From Community Foundation in Jacksonville

Earned our respect

As a nation, the United States is committed to the notion of equal opportunity, regardless of gender, race, creed or national origin.

At The Community Foundation in Jacksonville, we share that commitment.

Therefore, we are particularly offended and appalled by the decision of certain City Council members to obstruct the nomination of Parvez Ahmed to serve on the Jacksonville Human Rights Commission.

Ahmed has earned the respect of his peers locally and nationally. The University of North Florida professor is the recent recipient of a coveted Fulbright grant and has received the Outstanding Researcher Award three times from Coggin College of Business at UNF as well as the Outstanding Teacher Award.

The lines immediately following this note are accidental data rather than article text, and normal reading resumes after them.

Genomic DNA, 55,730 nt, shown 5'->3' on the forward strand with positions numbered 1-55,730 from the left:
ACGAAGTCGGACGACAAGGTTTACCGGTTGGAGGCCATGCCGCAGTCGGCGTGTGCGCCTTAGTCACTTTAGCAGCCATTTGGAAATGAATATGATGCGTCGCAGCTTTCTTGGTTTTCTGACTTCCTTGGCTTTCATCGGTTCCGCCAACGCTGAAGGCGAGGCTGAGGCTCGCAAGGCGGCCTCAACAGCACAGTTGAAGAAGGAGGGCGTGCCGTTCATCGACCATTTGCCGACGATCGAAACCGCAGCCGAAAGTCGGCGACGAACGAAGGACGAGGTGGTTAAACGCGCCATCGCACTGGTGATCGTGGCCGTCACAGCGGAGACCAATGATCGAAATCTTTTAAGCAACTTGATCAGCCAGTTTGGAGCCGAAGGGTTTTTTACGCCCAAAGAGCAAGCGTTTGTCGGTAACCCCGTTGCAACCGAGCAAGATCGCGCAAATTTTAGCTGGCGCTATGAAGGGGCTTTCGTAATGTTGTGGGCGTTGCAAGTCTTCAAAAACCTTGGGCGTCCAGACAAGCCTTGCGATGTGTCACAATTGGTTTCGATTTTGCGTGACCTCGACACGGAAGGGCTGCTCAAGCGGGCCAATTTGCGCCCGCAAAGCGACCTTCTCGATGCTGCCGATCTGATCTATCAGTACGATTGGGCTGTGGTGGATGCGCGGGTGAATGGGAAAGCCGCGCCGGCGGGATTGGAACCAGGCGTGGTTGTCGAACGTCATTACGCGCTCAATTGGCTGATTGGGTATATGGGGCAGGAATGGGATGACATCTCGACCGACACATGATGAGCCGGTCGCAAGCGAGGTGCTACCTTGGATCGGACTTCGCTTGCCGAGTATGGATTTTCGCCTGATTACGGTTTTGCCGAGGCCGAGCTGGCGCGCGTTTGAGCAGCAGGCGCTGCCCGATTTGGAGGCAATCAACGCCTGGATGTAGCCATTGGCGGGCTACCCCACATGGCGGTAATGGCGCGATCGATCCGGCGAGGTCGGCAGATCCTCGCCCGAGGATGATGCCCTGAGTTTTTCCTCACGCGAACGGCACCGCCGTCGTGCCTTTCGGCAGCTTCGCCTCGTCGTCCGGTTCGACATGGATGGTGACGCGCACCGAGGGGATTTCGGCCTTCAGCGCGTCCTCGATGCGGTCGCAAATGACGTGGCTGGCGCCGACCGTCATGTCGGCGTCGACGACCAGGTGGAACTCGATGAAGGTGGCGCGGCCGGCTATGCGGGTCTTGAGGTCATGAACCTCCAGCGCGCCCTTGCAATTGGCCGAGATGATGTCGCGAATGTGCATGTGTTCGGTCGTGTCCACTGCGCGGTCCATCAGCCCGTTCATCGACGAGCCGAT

More importantly, he has been a steady voice for reason and understanding among people of different faiths in the community.

In short, he is ideally suited for service on the Human Rights Commission.

We urge the reasoned and responsible representatives on City Council not to be hijacked by hysteria and misinformation, hatred and intolerance.

We urge them to support the nomination of Ahmed to the Jacksonville Human Rights Commission.

chairman, The Community Foundation in Jacksonville